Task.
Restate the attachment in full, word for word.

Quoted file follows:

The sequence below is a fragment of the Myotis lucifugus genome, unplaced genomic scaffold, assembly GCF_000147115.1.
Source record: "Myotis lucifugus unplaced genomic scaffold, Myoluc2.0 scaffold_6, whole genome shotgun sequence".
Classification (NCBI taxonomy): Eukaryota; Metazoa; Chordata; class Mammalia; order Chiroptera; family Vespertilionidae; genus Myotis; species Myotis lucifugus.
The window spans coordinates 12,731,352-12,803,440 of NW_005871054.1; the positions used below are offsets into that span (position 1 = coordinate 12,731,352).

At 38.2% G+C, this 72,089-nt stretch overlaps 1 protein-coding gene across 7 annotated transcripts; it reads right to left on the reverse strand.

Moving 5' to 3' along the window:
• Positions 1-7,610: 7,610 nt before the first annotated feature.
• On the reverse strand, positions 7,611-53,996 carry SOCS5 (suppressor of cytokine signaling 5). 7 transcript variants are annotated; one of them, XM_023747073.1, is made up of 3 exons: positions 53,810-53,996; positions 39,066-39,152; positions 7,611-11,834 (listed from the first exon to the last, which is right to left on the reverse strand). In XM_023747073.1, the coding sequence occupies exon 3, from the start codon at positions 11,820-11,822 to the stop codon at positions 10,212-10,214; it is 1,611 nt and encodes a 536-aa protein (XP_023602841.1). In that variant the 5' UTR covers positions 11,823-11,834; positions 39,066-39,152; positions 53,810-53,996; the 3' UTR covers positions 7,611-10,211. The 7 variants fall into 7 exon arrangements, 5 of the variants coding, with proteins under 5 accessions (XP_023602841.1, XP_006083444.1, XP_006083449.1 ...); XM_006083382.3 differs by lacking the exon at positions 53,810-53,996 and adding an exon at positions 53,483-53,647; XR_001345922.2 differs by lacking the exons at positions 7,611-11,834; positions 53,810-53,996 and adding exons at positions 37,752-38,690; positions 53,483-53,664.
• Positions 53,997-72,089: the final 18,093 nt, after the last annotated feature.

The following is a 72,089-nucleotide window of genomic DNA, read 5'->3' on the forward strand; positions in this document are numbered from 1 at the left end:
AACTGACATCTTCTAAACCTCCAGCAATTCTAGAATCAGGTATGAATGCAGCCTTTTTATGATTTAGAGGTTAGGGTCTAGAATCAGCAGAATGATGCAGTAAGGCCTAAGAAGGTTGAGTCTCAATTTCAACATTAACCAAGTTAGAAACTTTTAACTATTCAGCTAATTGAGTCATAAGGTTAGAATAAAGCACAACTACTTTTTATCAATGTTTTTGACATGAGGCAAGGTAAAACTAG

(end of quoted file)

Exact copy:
The sequence below is a fragment of the Myotis lucifugus genome, unplaced genomic scaffold, assembly GCF_000147115.1.
Source record: "Myotis lucifugus unplaced genomic scaffold, Myoluc2.0 scaffold_6, whole genome shotgun sequence".
Classification (NCBI taxonomy): Eukaryota; Metazoa; Chordata; class Mammalia; order Chiroptera; family Vespertilionidae; genus Myotis; species Myotis lucifugus.
The window spans coordinates 12,731,352-12,803,440 of NW_005871054.1; the positions used below are offsets into that span (position 1 = coordinate 12,731,352).

At 38.2% G+C, this 72,089-nt stretch overlaps 1 protein-coding gene across 7 annotated transcripts; it reads right to left on the reverse strand.

Moving 5' to 3' along the window:
• Positions 1-7,610: 7,610 nt before the first annotated feature.
• On the reverse strand, positions 7,611-53,996 carry SOCS5 (suppressor of cytokine signaling 5). 7 transcript variants are annotated; one of them, XM_023747073.1, is made up of 3 exons: positions 53,810-53,996; positions 39,066-39,152; positions 7,611-11,834 (listed from the first exon to the last, which is right to left on the reverse strand). In XM_023747073.1, the coding sequence occupies exon 3, from the start codon at positions 11,820-11,822 to the stop codon at positions 10,212-10,214; it is 1,611 nt and encodes a 536-aa protein (XP_023602841.1). In that variant the 5' UTR covers positions 11,823-11,834; positions 39,066-39,152; positions 53,810-53,996; the 3' UTR covers positions 7,611-10,211. The 7 variants fall into 7 exon arrangements, 5 of the variants coding, with proteins under 5 accessions (XP_023602841.1, XP_006083444.1, XP_006083449.1 ...); XM_006083382.3 differs by lacking the exon at positions 53,810-53,996 and adding an exon at positions 53,483-53,647; XR_001345922.2 differs by lacking the exons at positions 7,611-11,834; positions 53,810-53,996 and adding exons at positions 37,752-38,690; positions 53,483-53,664.
• Positions 53,997-72,089: the final 18,093 nt, after the last annotated feature.

The following is a 72,089-nucleotide window of genomic DNA, read 5'->3' on the forward strand; positions in this document are numbered from 1 at the left end:
AACTGACATCTTCTAAACCTCCAGCAATTCTAGAATCAGGTATGAATGCAGCCTTTTTATGATTTAGAGGTTAGGGTCTAGAATCAGCAGAATGATGCAGTAAGGCCTAAGAAGGTTGAGTCTCAATTTCAACATTAACCAAGTTAGAAACTTTTAACTATTCAGCTAATTGAGTCATAAGGTTAGAATAAAGCACAACTACTTTTTATCAATGTTTTTGACATGAGGCAAGGTAAAACTAG